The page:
ExxonMobil and Chevron decline setting long-term net-zero goals, while European oil and gas companies continue to set targets
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Combustion Industry News Editor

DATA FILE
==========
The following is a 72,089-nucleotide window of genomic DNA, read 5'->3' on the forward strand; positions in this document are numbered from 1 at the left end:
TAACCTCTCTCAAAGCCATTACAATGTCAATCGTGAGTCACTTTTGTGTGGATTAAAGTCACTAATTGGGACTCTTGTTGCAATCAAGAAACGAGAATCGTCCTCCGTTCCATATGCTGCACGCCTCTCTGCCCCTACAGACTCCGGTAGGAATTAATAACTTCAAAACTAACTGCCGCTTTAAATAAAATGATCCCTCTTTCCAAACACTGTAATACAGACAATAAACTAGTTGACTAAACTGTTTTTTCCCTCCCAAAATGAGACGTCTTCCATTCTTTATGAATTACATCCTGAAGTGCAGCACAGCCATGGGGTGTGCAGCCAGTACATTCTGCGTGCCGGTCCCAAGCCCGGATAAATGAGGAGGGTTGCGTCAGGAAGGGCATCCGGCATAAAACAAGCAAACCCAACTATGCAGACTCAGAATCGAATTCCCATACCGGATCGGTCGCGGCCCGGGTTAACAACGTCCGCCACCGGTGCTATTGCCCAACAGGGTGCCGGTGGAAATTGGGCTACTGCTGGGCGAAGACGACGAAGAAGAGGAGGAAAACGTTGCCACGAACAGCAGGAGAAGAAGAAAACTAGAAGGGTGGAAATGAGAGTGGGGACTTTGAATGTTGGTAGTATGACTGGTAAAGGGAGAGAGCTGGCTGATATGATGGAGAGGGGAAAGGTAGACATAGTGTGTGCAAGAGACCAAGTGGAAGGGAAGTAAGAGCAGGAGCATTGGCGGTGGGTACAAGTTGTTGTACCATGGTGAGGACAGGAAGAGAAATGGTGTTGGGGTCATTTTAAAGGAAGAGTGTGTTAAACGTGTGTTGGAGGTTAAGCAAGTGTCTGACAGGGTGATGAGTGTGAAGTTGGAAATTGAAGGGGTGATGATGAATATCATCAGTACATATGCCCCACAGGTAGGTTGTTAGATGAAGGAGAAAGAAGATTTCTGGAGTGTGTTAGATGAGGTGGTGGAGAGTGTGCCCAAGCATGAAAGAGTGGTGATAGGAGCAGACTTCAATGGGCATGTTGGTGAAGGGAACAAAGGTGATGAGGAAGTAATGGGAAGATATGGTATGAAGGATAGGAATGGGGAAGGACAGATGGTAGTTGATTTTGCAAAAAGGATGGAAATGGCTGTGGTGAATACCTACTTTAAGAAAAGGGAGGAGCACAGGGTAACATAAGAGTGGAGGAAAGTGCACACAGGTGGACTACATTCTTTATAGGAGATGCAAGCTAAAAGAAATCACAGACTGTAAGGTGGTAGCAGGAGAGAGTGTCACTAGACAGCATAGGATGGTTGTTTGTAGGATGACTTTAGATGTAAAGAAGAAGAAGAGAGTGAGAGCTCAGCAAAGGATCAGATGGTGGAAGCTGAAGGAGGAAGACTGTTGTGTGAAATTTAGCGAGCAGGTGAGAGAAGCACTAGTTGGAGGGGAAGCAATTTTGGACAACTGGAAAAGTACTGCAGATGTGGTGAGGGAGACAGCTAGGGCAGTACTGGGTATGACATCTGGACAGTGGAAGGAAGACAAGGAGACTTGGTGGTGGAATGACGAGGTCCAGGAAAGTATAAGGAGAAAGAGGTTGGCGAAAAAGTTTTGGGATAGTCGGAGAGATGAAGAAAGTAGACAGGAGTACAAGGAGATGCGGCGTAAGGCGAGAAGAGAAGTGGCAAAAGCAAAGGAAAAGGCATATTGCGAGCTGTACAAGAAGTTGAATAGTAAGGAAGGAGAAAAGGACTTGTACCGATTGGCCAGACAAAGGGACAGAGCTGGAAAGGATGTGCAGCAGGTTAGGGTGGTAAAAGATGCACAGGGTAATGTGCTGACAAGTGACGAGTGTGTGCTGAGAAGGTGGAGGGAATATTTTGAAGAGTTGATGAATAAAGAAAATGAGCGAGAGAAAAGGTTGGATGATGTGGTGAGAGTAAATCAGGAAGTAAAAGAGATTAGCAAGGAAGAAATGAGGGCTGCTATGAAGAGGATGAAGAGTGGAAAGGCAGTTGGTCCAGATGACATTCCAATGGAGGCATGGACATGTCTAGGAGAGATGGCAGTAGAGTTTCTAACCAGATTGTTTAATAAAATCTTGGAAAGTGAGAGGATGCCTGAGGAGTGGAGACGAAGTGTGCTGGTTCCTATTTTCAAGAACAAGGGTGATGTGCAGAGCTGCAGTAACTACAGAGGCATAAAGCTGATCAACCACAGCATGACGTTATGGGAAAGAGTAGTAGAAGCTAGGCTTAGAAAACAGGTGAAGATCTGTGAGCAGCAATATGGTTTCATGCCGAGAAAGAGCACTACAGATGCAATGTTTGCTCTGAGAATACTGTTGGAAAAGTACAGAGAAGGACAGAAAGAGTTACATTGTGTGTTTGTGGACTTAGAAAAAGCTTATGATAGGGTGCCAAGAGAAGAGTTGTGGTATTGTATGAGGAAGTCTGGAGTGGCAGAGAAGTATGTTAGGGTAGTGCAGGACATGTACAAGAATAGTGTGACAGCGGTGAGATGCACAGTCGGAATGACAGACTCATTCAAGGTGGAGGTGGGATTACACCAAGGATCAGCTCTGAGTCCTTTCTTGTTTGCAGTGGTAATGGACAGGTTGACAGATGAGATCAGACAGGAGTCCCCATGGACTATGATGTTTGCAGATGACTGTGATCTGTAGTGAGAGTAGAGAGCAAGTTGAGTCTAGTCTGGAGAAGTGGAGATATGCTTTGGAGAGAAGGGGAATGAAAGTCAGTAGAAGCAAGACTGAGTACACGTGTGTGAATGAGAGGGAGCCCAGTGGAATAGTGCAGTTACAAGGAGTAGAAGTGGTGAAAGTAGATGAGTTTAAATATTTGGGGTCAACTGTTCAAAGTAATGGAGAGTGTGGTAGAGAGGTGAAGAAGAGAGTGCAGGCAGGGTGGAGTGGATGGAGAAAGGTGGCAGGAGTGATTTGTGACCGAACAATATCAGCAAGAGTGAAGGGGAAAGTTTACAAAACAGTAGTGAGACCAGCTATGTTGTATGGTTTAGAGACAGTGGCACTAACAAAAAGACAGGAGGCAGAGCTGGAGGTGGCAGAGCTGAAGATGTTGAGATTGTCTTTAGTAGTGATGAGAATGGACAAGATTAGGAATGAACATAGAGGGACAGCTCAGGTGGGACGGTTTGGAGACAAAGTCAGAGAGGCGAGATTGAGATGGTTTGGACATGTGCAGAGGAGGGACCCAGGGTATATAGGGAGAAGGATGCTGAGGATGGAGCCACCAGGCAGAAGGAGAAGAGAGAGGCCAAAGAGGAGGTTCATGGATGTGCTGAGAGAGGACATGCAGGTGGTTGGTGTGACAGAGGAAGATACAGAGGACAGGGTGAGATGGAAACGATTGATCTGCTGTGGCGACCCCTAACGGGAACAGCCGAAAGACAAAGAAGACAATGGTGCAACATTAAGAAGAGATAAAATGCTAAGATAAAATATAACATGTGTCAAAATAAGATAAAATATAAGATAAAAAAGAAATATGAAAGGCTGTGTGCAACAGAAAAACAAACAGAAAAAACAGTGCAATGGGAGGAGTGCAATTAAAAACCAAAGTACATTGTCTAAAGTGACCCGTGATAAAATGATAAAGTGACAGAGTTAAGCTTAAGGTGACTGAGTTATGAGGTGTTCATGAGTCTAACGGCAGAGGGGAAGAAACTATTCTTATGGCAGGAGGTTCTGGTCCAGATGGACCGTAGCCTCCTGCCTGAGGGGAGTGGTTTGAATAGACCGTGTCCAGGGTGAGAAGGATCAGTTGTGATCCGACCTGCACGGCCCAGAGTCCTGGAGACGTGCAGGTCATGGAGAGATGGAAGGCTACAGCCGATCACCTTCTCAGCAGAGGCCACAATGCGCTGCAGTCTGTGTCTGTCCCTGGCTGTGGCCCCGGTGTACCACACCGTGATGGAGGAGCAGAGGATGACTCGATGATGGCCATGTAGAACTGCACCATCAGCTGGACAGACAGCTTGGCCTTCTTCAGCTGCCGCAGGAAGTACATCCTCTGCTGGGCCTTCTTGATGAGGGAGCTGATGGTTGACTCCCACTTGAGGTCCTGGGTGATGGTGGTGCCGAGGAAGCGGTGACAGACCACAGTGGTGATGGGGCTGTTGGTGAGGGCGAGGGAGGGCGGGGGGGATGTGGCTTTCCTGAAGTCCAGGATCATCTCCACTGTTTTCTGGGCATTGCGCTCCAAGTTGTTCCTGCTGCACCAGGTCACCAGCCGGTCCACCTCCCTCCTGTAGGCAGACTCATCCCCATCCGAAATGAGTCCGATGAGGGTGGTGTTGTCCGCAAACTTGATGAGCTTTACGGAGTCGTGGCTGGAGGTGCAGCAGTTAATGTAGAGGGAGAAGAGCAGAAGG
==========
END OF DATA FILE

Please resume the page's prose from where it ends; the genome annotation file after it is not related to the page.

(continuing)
ExxonMobil and Chevron have both declined to set long-term greenhouse gas emissions reduction targets, saying they are not useful in a global context. While the companies have shorter-term targets for the reduction of fugitive emissions of methane and flaring, they argue, somewhat implicitly, that companies such as BP and Repsol, which have set net-zero 2050 greenhouse gas emissions targets, would achieve them by selling parts of their business off. Such sales may put the assets in the hands of companies who would do a lesser job of reducing emissions from those assets, meaning that the company goal would be ineffective in a global sense. While that is a reasonable argument, a little doubt is invited by it being made at the same time that the executives emphasise the financial returns to be made from the oil and gas business, with Darren Woods, Exxon chief executive, telling the New York Stock Exchange that “we want to ensure that we’re well-positioned for the inevitable upswing as growth in demand outstrips current supply”. The announcements also highlight the gulf between oil and gas companies on either side of the Atlantic, with European companies increasingly setting more long-term targets than their US counterparts. Eni announced at the end of February that it would peak its oil and gas production by 2025 and reduce its greenhouse gas emissions by 80% by 2050, while Premier Oil has said it will make its operations carbon neutral by 2030.